Vietnam eliminates lymphatic filariasis
|Assoc.Prof. Nguyen Truong Son, Deputy Head of MoH in his speech at the Ceremony on Declaration of Lymphatic Filariasis Elimination in Vietnam.|
In October 2018, the World Health Organization announced that Vietnam has successfully eliminated lymphatic filariasis as a public health problem. On January 17, the Government of Vietnam held a celebration in Hanoi to commemorate the elimination of lymphatic filariasis as a public health problem.
After more than a half century of effort led by Vietnam and supported by an array of partners- including USAID- the people of Vietnam no longer worry about a disease that once caused disability, disfigurement, pain, social stigma, and economic loss for its citizens.
Lymphatic filariasis, also known as elephantiasis, causes fluid buildup in the lymph system that can lead to severe disfigurement, as well as social and economic discrimination against those affected. The disease is caused when filarial parasites, transmitted to humans through mosquitoes, damage the body's lymphatic system. This damage to the lymph system, in conjunction with painful and debilitating inflammatory attacks often caused by bacterial or fungal infections, causes swelling of arms, legs and other body parts.
The associated disfiguration often causes stigma that impacts an individual's ability to lead a productive economic and social life by restricting the ability to earn a living, leading to social and physical isolation and reducing other life chances, such as marriage.
A patient washes his leg, which is swollen from lymphedema caused by lymphatic filariasis.
Proper self-care is essential for preventing further complications.
Photo credit: RTI International/Nguyen Minh Duc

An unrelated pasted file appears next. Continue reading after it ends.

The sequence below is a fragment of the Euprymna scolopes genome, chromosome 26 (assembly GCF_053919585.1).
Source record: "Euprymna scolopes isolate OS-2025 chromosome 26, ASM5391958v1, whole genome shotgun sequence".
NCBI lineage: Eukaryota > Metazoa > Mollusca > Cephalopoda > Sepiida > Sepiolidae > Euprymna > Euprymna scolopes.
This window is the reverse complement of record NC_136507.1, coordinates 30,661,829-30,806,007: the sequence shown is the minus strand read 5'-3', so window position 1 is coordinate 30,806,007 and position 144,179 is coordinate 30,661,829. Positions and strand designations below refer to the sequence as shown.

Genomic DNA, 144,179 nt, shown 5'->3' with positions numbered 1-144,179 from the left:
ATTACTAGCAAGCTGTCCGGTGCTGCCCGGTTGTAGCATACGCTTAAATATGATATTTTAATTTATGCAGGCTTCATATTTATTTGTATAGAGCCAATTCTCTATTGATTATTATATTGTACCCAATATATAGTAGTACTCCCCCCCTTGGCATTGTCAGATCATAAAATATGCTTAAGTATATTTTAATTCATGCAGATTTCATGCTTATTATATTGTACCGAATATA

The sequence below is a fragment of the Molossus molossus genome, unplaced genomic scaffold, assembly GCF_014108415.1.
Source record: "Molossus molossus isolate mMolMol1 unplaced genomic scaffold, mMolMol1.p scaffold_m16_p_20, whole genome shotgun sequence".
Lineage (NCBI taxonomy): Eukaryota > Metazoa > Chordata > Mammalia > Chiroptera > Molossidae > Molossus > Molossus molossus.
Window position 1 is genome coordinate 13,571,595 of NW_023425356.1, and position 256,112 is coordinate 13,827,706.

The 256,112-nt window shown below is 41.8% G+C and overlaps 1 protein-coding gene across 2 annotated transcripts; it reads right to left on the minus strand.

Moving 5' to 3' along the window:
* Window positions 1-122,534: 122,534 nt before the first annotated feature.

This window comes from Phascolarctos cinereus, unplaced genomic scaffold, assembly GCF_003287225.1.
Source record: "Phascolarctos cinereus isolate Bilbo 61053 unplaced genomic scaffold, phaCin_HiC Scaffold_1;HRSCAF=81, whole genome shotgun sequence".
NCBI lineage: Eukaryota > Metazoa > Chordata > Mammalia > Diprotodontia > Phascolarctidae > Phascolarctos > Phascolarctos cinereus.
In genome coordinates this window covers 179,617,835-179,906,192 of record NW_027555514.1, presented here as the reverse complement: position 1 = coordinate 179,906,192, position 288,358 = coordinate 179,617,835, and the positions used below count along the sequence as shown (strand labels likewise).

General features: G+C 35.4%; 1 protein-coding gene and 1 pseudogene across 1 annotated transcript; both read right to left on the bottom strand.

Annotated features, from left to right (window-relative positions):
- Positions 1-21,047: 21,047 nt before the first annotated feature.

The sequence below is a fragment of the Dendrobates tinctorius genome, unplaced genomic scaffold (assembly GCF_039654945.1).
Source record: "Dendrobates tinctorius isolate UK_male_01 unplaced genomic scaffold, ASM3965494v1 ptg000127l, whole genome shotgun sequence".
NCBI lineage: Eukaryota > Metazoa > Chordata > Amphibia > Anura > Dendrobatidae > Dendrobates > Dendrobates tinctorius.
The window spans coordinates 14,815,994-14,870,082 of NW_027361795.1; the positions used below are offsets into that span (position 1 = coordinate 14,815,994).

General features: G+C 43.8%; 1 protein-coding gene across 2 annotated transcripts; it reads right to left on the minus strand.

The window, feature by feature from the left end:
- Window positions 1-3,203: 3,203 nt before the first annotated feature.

WHO said elimination of lymphatic filariasis is possible by stopping the spread of infection through large-scale treatment (called mass drug administration) delivered in annual doses to all at-risk individuals in endemic areas. The medicines have a limited effect on adult parasites but effectively reduce the density of microfilariae in the bloodstream and thus prevent the spread of parasites to mosquitoes.
The WHO also said that in Vietnam, references to the disease go back more than a century. The prevalence of infection gradually declined in many areas through environmental changes, improvements in housing, increased use of bed nets and selective treatment.
Annual mass treatment campaigns between 2002 and 2008 stopped transmission in remaining endemic areas, and surveillance has continued. Last year, the country established a pioneering new training programme to ensure sustained care for people with complications from lymphatic filariasis.
Besides Vietnam, Palau, and Wallis and Futuna have eliminated lymphatic filariasis.
On January 17, the Government of Vietnam held a celebration in Hanoi to commemorate the elimination of lymphatic filariasis
as a public health problem.
Since the WHO launched the Global Programme to Eliminate Lymphatic Filariasis in 2000, a total of 11 countries and areas in the Western Pacific Region have been recognised for eliminating lymphatic filariasis as a public health problem: Cambodia, China, Cook Islands, Niue, the Marshall Islands, Palau, the Republic of Korea, Tonga, Vanuatu, Vietnam, and Wallis and Futuna.